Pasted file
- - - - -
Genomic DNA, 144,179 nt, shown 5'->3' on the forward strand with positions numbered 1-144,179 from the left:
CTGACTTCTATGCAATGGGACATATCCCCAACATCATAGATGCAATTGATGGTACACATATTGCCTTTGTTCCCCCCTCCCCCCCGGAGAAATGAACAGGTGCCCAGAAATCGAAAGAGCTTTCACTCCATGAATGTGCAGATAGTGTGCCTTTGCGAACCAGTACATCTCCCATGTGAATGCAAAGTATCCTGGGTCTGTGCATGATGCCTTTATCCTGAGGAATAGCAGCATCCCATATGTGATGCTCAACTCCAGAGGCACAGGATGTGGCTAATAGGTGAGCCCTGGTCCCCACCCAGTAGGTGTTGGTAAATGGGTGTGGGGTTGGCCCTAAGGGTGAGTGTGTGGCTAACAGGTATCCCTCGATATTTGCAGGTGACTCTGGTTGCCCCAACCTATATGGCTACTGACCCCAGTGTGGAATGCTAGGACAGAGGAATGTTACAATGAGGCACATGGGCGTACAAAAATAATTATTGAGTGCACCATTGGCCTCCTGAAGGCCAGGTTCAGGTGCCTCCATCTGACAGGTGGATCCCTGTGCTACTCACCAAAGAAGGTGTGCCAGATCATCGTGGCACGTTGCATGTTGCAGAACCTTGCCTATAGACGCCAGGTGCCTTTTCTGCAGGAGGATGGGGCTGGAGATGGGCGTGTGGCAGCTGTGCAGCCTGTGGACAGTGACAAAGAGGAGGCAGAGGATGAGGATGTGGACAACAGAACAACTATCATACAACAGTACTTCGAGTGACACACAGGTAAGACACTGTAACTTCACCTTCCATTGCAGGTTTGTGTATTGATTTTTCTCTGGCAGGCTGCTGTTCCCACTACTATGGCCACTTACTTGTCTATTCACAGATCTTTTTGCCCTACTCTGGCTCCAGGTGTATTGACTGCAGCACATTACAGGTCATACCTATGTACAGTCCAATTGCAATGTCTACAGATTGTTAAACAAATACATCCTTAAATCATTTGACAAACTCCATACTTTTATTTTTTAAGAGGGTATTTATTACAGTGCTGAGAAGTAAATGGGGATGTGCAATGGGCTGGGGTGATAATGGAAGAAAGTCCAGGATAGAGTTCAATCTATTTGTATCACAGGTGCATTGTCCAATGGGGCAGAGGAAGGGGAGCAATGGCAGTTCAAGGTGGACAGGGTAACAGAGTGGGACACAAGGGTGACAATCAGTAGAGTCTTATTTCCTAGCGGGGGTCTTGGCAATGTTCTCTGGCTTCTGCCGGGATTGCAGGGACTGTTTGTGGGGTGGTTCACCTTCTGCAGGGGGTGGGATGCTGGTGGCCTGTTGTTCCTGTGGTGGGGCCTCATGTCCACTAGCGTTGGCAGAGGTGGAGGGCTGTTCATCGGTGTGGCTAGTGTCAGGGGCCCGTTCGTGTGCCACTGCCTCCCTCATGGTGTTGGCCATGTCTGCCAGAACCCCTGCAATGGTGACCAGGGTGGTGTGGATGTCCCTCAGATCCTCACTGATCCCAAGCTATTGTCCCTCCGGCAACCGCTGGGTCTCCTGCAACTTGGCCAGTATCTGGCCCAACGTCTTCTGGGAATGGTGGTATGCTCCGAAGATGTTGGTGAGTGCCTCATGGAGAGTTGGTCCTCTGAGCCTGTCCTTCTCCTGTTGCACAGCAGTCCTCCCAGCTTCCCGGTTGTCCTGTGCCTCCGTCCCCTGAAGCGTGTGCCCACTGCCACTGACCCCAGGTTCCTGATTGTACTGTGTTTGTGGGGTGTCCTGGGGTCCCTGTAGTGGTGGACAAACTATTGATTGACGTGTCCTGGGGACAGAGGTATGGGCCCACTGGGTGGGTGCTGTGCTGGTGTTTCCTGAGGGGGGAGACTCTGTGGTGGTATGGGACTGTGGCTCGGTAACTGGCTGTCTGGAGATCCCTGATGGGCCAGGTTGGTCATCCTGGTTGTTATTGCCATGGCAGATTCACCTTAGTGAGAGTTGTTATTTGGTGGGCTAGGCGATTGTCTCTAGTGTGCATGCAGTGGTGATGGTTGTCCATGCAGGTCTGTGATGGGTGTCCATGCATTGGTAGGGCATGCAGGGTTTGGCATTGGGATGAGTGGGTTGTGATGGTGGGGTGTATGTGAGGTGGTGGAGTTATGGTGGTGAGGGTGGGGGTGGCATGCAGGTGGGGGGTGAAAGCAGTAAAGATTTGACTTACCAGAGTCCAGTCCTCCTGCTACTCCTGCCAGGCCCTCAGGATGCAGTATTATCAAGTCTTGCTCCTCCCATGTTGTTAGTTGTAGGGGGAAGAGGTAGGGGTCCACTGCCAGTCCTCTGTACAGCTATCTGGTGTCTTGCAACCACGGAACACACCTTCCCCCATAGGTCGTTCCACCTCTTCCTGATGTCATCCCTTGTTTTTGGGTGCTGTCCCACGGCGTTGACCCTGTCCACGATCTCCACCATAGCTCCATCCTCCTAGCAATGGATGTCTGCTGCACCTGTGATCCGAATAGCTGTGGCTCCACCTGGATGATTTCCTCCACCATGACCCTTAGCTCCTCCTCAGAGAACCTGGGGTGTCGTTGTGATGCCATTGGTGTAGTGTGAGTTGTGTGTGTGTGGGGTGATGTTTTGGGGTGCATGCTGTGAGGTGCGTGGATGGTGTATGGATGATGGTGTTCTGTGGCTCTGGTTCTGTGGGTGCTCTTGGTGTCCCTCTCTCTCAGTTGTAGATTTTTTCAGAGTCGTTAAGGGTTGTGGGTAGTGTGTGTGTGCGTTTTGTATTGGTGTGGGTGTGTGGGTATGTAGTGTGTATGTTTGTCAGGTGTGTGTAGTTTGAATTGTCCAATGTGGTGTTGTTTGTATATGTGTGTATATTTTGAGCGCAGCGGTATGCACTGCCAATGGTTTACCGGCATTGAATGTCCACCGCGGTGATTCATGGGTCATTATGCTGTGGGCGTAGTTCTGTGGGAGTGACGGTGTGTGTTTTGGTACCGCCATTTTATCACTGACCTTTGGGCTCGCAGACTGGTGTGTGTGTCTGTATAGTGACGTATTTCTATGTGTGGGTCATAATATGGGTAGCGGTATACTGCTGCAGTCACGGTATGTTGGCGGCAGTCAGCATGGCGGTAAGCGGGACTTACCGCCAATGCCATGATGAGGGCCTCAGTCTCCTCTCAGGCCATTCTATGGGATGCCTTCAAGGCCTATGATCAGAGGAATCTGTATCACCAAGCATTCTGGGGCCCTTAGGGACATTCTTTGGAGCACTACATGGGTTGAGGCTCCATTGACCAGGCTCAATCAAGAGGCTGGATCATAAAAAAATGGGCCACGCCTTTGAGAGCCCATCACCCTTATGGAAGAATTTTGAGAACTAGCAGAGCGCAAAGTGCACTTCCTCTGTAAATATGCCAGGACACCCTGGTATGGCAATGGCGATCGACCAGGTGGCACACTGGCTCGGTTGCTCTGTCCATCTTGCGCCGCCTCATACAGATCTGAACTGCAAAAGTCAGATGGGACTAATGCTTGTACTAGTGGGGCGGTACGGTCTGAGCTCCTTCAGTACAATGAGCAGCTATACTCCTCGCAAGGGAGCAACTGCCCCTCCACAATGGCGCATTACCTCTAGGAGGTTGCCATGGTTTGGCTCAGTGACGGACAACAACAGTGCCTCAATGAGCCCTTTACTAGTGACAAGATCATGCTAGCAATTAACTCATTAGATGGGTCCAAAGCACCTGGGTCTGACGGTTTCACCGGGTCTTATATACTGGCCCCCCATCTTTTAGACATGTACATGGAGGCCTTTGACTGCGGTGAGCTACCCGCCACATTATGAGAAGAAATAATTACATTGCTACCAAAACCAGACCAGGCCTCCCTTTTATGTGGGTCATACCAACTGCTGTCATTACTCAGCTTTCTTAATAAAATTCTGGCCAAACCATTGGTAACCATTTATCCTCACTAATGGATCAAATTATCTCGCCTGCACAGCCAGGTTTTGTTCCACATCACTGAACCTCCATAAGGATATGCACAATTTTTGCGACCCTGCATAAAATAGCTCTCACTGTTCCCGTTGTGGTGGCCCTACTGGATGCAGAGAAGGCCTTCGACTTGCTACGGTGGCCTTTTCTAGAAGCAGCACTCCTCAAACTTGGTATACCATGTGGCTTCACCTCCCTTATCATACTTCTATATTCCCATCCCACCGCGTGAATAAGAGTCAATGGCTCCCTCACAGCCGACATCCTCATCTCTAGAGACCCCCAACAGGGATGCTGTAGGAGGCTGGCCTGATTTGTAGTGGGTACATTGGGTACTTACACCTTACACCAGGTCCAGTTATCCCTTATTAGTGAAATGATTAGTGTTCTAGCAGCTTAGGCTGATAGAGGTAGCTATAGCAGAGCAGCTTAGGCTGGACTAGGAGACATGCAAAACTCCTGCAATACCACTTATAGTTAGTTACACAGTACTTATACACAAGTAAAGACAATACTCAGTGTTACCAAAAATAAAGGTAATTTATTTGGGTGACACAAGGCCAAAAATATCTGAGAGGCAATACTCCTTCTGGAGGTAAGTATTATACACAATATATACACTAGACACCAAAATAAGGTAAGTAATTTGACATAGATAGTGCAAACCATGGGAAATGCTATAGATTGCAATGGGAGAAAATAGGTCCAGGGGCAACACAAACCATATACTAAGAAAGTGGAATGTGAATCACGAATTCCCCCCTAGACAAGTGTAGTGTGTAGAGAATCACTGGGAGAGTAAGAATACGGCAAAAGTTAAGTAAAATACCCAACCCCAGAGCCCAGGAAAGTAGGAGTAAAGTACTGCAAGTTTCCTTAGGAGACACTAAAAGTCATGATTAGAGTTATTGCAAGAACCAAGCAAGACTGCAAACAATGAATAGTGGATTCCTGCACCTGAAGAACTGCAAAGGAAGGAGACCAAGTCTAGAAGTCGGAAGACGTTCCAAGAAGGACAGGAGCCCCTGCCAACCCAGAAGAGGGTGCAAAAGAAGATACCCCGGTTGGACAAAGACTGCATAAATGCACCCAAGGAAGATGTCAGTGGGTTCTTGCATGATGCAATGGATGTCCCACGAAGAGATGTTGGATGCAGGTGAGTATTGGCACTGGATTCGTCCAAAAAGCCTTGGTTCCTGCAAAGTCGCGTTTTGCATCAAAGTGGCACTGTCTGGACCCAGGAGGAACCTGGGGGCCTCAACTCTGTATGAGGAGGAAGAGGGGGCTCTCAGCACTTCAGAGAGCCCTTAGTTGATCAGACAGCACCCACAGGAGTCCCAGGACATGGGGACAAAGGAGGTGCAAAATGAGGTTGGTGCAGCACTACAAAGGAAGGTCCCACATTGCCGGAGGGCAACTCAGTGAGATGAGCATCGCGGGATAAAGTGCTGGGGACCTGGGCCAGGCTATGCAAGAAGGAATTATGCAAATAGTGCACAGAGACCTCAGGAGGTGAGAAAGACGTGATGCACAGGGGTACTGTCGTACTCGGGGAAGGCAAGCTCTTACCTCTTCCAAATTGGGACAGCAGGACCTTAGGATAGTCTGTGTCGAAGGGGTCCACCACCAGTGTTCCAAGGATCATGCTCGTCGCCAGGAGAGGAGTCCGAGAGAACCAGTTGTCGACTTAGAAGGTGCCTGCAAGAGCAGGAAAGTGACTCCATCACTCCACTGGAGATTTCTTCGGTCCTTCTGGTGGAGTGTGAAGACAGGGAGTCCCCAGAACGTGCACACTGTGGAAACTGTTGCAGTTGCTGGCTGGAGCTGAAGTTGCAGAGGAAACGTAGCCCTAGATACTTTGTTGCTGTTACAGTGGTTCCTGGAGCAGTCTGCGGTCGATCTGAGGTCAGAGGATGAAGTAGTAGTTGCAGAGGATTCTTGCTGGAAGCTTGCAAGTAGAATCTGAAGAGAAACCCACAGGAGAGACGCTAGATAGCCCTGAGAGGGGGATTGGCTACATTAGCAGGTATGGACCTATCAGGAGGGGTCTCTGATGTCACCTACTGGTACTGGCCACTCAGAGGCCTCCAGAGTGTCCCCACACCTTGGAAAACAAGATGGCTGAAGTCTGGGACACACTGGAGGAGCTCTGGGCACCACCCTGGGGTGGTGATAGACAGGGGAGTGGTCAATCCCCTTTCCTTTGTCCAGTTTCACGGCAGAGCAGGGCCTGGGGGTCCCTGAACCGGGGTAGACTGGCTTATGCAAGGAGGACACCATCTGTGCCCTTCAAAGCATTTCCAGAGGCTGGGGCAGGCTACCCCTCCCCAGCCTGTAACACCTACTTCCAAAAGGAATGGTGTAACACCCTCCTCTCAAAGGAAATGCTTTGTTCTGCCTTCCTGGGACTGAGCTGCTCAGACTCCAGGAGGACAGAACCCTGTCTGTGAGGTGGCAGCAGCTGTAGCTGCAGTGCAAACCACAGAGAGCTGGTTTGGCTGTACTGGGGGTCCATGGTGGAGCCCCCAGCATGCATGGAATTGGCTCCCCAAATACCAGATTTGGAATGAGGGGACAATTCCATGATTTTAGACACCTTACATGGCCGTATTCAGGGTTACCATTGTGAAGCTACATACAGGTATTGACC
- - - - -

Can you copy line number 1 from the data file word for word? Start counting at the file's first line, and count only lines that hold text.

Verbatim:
Genomic DNA, 144,179 nt, shown 5'->3' on the forward strand with positions numbered 1-144,179 from the left: